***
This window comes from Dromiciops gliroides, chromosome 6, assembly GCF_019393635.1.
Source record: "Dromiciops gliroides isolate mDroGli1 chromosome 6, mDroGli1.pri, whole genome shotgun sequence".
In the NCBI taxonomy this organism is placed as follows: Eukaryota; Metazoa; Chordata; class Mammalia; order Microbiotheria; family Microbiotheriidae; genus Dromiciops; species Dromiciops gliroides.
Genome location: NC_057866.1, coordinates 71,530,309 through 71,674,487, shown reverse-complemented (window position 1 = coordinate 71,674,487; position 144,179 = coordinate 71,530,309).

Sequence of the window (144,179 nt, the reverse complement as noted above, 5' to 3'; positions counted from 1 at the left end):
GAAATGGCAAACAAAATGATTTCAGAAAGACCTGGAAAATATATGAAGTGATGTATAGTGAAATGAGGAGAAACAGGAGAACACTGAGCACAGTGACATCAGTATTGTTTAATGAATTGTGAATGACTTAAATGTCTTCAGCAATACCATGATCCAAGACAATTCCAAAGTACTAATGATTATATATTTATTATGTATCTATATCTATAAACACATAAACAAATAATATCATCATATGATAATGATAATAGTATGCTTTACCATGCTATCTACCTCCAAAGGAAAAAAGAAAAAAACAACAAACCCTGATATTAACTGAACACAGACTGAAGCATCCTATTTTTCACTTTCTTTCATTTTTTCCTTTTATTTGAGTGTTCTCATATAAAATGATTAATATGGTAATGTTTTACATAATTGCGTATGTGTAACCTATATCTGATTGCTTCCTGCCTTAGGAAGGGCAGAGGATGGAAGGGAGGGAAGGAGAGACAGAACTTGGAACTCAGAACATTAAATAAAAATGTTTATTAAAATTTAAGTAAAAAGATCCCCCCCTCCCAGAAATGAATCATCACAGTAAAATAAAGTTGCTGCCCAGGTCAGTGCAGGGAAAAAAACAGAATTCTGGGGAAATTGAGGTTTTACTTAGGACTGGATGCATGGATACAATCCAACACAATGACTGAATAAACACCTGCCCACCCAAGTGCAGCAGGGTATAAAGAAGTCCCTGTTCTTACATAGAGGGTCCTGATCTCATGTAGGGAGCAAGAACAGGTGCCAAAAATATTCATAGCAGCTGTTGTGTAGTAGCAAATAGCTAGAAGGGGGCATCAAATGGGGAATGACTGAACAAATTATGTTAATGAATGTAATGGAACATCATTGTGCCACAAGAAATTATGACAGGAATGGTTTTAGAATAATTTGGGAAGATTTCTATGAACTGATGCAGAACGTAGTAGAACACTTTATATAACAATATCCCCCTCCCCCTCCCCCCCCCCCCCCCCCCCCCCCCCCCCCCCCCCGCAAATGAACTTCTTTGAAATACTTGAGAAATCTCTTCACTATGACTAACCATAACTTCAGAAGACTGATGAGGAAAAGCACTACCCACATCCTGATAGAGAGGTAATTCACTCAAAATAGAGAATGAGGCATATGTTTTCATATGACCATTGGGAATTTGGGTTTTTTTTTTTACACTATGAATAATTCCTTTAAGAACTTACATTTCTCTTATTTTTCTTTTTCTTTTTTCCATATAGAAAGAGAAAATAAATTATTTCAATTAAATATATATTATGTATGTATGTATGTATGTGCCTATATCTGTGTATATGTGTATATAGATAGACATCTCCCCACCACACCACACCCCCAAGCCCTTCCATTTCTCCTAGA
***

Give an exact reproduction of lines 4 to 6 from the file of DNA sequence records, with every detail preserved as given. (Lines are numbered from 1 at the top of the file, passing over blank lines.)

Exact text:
Genome location: NC_057866.1, coordinates 71,530,309 through 71,674,487, shown reverse-complemented (window position 1 = coordinate 71,674,487; position 144,179 = coordinate 71,530,309).

Sequence of the window (144,179 nt, the reverse complement as noted above, 5' to 3'; positions counted from 1 at the left end):
GAAATGGCAAACAAAATGATTTCAGAAAGACCTGGAAAATATATGAAGTGATGTATAGTGAAATGAGGAGAAACAGGAGAACACTGAGCACAGTGACATCAGTATTGTTTAATGAATTGTGAATGACTTAAATGTCTTCAGCAATACCATGATCCAAGACAATTCCAAAGTACTAATGATTATATATTTATTATGTATCTATATCTATAAACACATAAACAAATAATATCATCATATGATAATGATAATAGTATGCTTTACCATGCTATCTACCTCCAAAGGAAAAAAGAAAAAAACAACAAACCCTGATATTAACTGAACACAGACTGAAGCATCCTATTTTTCACTTTCTTTCATTTTTTCCTTTTATTTGAGTGTTCTCATATAAAATGATTAATATGGTAATGTTTTACATAATTGCGTATGTGTAACCTATATCTGATTGCTTCCTGCCTTAGGAAGGGCAGAGGATGGAAGGGAGGGAAGGAGAGACAGAACTTGGAACTCAGAACATTAAATAAAAATGTTTATTAAAATTTAAGTAAAAAGATCCCCCCCTCCCAGAAATGAATCATCACAGTAAAATAAAGTTGCTGCCCAGGTCAGTGCAGGGAAAAAAACAGAATTCTGGGGAAATTGAGGTTTTACTTAGGACTGGATGCATGGATACAATCCAACACAATGACTGAATAAACACCTGCCCACCCAAGTGCAGCAGGGTATAAAGAAGTCCCTGTTCTTACATAGAGGGTCCTGATCTCATGTAGGGAGCAAGAACAGGTGCCAAAAATATTCATAGCAGCTGTTGTGTAGTAGCAAATAGCTAGAAGGGGGCATCAAATGGGGAATGACTGAACAAATTATGTTAATGAATGTAATGGAACATCATTGTGCCACAAGAAATTATGACAGGAATGGTTTTAGAATAATTTGGGAAGATTTCTATGAACTGATGCAGAACGTAGTAGAACACTTTATATAACAATATCCCCCTCCCCCTCCCCCCCCCCCCCCCCCCCCCCCCCCCCCCCCCCGCAAATGAACTTCTTTGAAATACTTGAGAAATCTCTTCACTATGACTAACCATAACTTCAGAAGACTGATGAGGAAAAGCACTACCCACATCCTGATAGAGAGGTAATTCACTCAAAATAGAGAATGAGGCATATGTTTTCATATGACCATTGGGAATTTGGGTTTTTTTTTTTACACTATGAATAATTCCTTTAAGAACTTACATTTCTCTTATTTTTCTTTTTCTTTTTTCCATATAGAAAGAGAAAATAAATTATTTCAATTAAATATATATTATGTATGTATGTATGTATGTGCCTATATCTGTGTATATGTGTATATAGATAGACATCTCCCCACCACACCACACCCCCAAGCCCTTCCATTTCTCCTAGA